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Unallocated memorz being freed in <iostream>?

P: n/a
Hello everyone!

I just debugged a pretty huge project, eliminating basically every
memory leak that would occur with the current configuration files, at
least according to the mtrace() tool from the library <mcheck.h>.

Now the very last bugs I seem to be incapable of eliminating are:
- 0x000000000061f460 Free 387310 was never alloc'd 0x2aaaab053b53
- 0x000000000061f040 Free 387311 was never alloc'd 0x2aaaab053b53

Or, if I exit from the main function right after startig mtrace (as
below), those become Free 2 and Free 3.

#include <iostream>
#include <mcheck.h>

int main (int argc, char** argv) {
mtrace();
exit(0);
}

If I compile that program with g++ -o a.out a.cpp then everything runs
fine without unallocated memory freeings, however if I use my makefile
which has a bunch of sourcecode-files in it, then I get those 2
unallocated but freed pointers.
What it boiled down to was that I took .cpp-files from the makefile one
after another, in order to identify the one causing the problem.
Eventually I had one, but there is no memory freed in there unless some
code is actually called and not just #included. I commented out lines
of code and whole functions, pasted #included files directly into the
..cpp to avoid the #include, and started commenting them out. It all
ended with the only line left being #include <iostream>.
If I take that out, the program runs with no memory problems according
to mtrace(). As soon as I put it back in, the 2 unallocated but freed
pointers are back.

I am suspecting a bug in my software rather than in iostream because I
cannot reproduce this behaviour in a very small test environment. But
still, I can not exclude the possibility that there is a bug in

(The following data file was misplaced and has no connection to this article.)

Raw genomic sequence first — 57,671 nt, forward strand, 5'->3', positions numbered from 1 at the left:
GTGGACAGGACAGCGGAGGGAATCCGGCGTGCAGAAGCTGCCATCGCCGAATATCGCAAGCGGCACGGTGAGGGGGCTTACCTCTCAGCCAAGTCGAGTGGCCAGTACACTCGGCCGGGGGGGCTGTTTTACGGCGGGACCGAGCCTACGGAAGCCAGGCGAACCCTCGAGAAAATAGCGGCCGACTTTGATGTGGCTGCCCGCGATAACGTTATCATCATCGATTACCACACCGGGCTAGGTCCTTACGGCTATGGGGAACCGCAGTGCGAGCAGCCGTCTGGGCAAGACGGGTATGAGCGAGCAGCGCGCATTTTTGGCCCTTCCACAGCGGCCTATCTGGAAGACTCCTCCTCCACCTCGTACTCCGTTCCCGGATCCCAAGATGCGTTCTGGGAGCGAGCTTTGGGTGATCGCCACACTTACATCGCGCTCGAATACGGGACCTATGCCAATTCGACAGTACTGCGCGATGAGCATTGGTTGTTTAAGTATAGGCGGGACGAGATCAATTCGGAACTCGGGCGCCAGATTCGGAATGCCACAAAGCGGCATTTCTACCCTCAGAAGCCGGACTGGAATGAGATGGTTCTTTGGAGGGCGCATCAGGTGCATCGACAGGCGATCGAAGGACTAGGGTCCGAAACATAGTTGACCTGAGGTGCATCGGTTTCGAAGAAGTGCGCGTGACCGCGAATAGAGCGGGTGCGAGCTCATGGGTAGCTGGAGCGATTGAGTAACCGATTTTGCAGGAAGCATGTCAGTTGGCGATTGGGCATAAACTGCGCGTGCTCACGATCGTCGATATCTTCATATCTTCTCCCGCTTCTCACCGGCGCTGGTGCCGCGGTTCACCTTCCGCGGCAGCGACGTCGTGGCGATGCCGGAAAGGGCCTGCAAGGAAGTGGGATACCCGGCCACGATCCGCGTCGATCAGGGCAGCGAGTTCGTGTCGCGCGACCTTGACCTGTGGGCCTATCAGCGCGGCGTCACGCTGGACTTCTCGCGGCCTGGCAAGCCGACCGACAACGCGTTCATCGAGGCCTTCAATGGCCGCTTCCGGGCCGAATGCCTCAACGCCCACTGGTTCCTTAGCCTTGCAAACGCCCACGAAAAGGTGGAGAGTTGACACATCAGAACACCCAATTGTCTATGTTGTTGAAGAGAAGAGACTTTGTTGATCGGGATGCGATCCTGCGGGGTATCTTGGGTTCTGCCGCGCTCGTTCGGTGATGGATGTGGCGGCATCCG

iostream and furthermore I have no clue on how to further try to
pinpoint the actual bug.

Any ideas?
Best Regards,
Lars

Aug 23 '06 #1
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P: n/a
Hello,

la**********@rwth-aachen.de wrote:
Hello everyone!

I just debugged a pretty huge project, eliminating basically every
memory leak that would occur with the current configuration files, at
least according to the mtrace() tool from the library <mcheck.h>.
This is a bit off-topic here. The particular problem only visible on GNU
platforms. I will answer, nevertheless, because similar problems might
be observable on any problem. Another memory debugging tool considered
worth looking at is valgrind. There is also purify.
>
Now the very last bugs I seem to be incapable of eliminating are:
- 0x000000000061f460 Free 387310 was never alloc'd 0x2aaaab053b53
- 0x000000000061f040 Free 387311 was never alloc'd 0x2aaaab053b53

Or, if I exit from the main function right after startig mtrace (as
below), those become Free 2 and Free 3.

#include <iostream>
#include <mcheck.h>

int main (int argc, char** argv) {
mtrace();
exit(0);
}
If mtrace turns tracing on, then allocations done before might not have
been traced, or falsely classified, if the free gets traced, but not
the allocation. This is a frequent problem with false positives by
malloc debugging facilities. The C++ streams cin, cout, ... are global
objects which are instantiated before the body of main is executed. And
they will allocate memory.
If I compile that program with g++ -o a.out a.cpp then everything runs
fine without unallocated memory freeings, however if I use my makefile
which has a bunch of sourcecode-files in it, then I get those 2
unallocated but freed pointers.
The compiler/linker might be able to remove unneccessary cin/cout
objects, if no translation unit needs it.
It all ended with the only line left being #include <iostream>.
If I take that out, the program runs with no memory problems according
to mtrace(). As soon as I put it back in, the 2 unallocated but freed
pointers are back.
IOW, More indications towards cin/cout...
>
I am suspecting a bug in my software rather than in iostream because I
cannot reproduce this behaviour in a very small test environment. But
still, I can not exclude the possibility that there is a bug in
iostream and furthermore I have no clue on how to further try to
pinpoint the actual bug.
No bug in software, but bug in user. You make mtrace produce false
positives.

Bernd Strieder

Aug 23 '06 #2

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